During 2010, the controlling weather pattern shifted from El Niño to La Niña, resulting in increased rainfalls and, in some areas, record-breaking rains. There had been celebrations in April 2009 when Wivenhoe Dam reached 40 per cent capacity and water restrictions were relaxed. However, many people did not believe the drought was over until the dam reached
100 per cent of its water supply capacity on 4 October 2010 and the flood gates were opened for the first time since 2001. By the end of December 2010, the dam was at 102 per cent capacity, and the catchment was saturated following record rainfalls during the month. At 12.26 pm on Wednesday 5 January 2011, operations personnel at Brisbane’s Wivenhoe Dam received a timely alert from Wivenhoe Dam engineering officer Graham Keegan. It was entitled ‘Bureau of Meteorology (BOM) severe weather warning — dam flood operations’, and warned that significant rainfall of 100 mm to 200 mm ‘may occur during the next few days’ and that:

Somerset and Wivenhoe Dams are still above (full supply level) and rising slowly due to continuing base-flows from their catchments. As the catchments are still wet it is likely that we will be releasing floodwaters in the near future if BOM’s forecasts are accurate. Please be prepared. We will keep you up to date with our plans as this event develops.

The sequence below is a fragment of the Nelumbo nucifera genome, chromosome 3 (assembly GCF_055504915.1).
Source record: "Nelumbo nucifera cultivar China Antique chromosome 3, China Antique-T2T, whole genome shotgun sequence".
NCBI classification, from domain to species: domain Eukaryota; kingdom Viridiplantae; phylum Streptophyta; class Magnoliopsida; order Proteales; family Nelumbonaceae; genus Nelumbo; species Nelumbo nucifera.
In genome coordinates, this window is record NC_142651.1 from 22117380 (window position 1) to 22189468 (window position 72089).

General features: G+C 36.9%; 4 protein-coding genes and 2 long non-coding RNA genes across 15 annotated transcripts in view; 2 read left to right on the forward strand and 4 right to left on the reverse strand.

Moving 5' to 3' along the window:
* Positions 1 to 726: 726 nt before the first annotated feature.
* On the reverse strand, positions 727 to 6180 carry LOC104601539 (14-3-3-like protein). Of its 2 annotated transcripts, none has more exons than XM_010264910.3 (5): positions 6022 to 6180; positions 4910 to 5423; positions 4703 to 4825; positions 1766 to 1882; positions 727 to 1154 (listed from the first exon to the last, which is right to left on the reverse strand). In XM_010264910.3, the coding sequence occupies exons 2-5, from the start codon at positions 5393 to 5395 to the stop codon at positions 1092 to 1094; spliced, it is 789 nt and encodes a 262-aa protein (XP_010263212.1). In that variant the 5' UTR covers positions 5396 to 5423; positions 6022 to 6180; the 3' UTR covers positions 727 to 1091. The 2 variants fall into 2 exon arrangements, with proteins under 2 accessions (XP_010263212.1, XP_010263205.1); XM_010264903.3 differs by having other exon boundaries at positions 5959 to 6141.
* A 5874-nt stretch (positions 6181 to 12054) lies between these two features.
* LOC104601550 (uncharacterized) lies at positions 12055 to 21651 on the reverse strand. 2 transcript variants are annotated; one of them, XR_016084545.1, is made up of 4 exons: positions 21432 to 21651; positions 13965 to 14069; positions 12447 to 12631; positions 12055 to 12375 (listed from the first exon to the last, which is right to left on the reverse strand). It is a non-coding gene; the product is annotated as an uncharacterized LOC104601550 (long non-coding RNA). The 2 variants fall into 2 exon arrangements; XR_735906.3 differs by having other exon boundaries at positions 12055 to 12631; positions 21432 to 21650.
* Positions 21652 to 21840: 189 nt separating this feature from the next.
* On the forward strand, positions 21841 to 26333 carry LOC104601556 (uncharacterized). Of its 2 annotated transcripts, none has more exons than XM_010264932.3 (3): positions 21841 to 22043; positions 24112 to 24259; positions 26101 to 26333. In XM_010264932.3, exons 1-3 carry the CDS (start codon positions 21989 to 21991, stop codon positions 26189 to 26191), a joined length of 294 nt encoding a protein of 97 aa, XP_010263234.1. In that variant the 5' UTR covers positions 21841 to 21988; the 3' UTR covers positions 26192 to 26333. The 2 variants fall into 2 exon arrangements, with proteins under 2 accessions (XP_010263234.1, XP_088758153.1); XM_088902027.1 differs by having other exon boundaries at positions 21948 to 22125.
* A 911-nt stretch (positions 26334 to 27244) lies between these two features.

ENG3003 Engineering Management Assignment-Australia

ENG3003 Engineering Management Assignment-Australia

Instead of draining the dam’s flood compartment as the waters rose with the heavy rainfall on 9–10 January 2011, the water levels were permitted to rise, eroding the dam’s capacity for flood storage.

This delay resulted in an emergency release of water on 11 January when the levels got so high that they threatened the stability of the dam. Prior to this, the government advised the residents of southeast Queensland that the release of this water into the Brisbane River, together with the peak flows from Lock yer Creek and other tributaries, would lead to severe flooding in Brisbane and Ipswich on Thursday 13 January. The rest is history and, although the flood did not reach the 1974 peak, it caused enormous damage to both cities.

In the following week, the government established the Queensland Floods Commission of Inquiry to report on, among other matters, flood modelling and warning systems, the operating manual, and the management of Wivenhoe Dam and other flood mitigation systems. The Commission’s report found that the dam was operated in breach of the manual
over 8 and 9 January, and one of its 172 recommendations was that the Crime and Misconduct Commission should investigate the documents prepared by three of the four approved flood engineers and their oral evidence. Clearly, over the last decade the water engineers working for south-east Queensland water authorities have learnt to manage the